What Happens Now?
Treatment and Health Outcomes of Rheumatic Conditions in Children
After determining that your child has juvenile arthritis or another rheumatic condition, it is important to become familiar with members of your child’s healthcare team and the outcomes of rheumatic diseases.
Treating Juvenile Arthritis and Rheumatic Conditions
Treatment is determined by the type and severity of your child’s rheumatic disease. Treatment focuses on controlling pain, improving function, and preventing joint damage. In many cases, rheumatic conditions are treated with a combination of medication, physical therapy, and exercise. Health care providers, including the pediatric rheumatologist, ophthalmologist, nurse, and physical or occupational therapist, will work together to develop the best method of treatment. Pediatric rheumatologists are pediatricians who are Board Certified in pediatric rheumatology. Board certification demonstrates that a physician has exceptional expertise in a particular specialty and/or subspecialty of medical practice.
Pediatric rheumatologists are experts in the care of children arthritis and other rheumatic disease. Their job is to help diagnose and treat your child’s illness and to make sure that your child can participate in regular school and afterschool activities. When you meet with the pediatric rheumatologist, you will discuss what each medication is meant to do and what side effects the medications can cause. With many of these medications, it is very important for your child to continue taking the medication until the doctor says to stop. Your doctor may also work with you to create a pain management plan, which can include home treatments, exercise, and cognitive- behavioral therapy.
Your child may need to see an ophthalmologist. It is important to see an ophthalmologist because eye inflammation (uveitis) is associated with various forms of juvenile arthritis. However, frequent eye exams can identify inflammatory problems early and reduce the potential for permanent loss of vision. The frequency of eye exams will depend on your child’s risk for developing eye problems, which will be determined by your child’s pediatric rheumatologist. Please note that an ophthalmologist is a physician that has completed specialty training in eye care. An ophthalmologist is different from an optometrist, who can provide some vision services, but is not a physician and cannot monitor your child’s eyes for uveitis.
It is also very important that your child continues to see their pediatrician. All children need a pediatrician who looks after regular health. Your child’s immunizations, general health concerns, and normal childhood illness are cared for by the pediatrician, not the pediatric rheumatologist, who is a specialist. Your pediatrician will also help you make decisions and will see your child for urgent problems. If your child needs referrals to other specialties, it is often the responsibility of your primary care physician to coordinate this process.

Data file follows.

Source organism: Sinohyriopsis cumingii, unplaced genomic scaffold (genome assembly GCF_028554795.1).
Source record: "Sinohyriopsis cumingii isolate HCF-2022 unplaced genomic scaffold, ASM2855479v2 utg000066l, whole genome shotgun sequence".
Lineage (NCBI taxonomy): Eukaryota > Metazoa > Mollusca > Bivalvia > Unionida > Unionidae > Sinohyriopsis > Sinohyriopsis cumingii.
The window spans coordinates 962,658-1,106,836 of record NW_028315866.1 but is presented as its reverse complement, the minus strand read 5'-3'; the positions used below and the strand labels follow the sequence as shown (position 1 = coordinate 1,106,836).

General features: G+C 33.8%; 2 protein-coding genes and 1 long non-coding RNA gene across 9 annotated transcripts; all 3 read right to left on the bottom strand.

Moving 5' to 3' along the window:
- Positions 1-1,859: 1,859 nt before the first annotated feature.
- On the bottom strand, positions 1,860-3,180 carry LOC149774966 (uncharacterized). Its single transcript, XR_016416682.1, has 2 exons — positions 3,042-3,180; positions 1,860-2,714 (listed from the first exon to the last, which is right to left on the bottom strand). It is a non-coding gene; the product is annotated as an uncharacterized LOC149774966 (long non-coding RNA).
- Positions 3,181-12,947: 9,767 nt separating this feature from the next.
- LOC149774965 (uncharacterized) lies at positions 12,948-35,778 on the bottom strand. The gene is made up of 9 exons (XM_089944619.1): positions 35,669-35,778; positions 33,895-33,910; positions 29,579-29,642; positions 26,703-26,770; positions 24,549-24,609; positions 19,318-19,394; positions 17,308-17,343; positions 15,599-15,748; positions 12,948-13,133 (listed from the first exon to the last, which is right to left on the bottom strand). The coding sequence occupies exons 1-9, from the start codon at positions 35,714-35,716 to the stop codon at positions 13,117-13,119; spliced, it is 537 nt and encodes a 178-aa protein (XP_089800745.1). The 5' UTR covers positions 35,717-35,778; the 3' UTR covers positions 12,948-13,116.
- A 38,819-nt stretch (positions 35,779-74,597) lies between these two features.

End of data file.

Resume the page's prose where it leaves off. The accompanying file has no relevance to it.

When joints are sore or painful to move, it is natural to want to rest. However, it is very important to maintain a regular exercise program. Strong and healthy muscles can help support and protect affected joints. Exercise also helps to maintain range of motion in the joints. Physical therapy and occupational therapy is very important in treating conditions that affect the joints. These therapists will help in creating exercises for your child. If your child sees a physical therapist, the physical therapist will help your child to improve their mobility. If your child sees an occupational therapist, the occupational therapist will help your child with activities of daily living. Both types of therapists will give your child therapeutic exercises. These exercises are critical for your child to routinely practice. In addition to therapeutic exercise, sports and recreational activities are important for your child. Recreational activities help the joints and muscles, build social skills, and are fun! Work your child’s pediatric rheumatologist, physical and occupational therapists, and sports coaches to find safe activities for your child.
Rheumatic conditions can be unpredictable and there is no way for your doctor to offer a fixed prognosis. Some children will only have one joint affected throughout periods when the condition is active. Other children may start with one joint affected, but the disease may spread. Some children may have a mild disease, while others have a more severe disease that is difficult to control. Approximately half of the patients will still have active arthritis after 10 years, and the disease may return or persist into adulthood. Prognosis is different for different forms of arthritis and other rheumatic conditions. Physicians at Rady Children’s Hospital-San Diego are committed to maintaining complete integrity of the joints, so that when your child’s disease goes into remission, their joints will not be damaged.
Most forms of juvenile arthritis and rheumatic conditions are manageable. Treatments are always improving and have especially improved over the last decade. With a communicative, positive healthcare team and adherence to medical treatments, care is particularly enhanced. All children can finish school and can have productive careers, marriages, and families. You and your family must remain optimistic that your child will have a wonderful, positive outcome.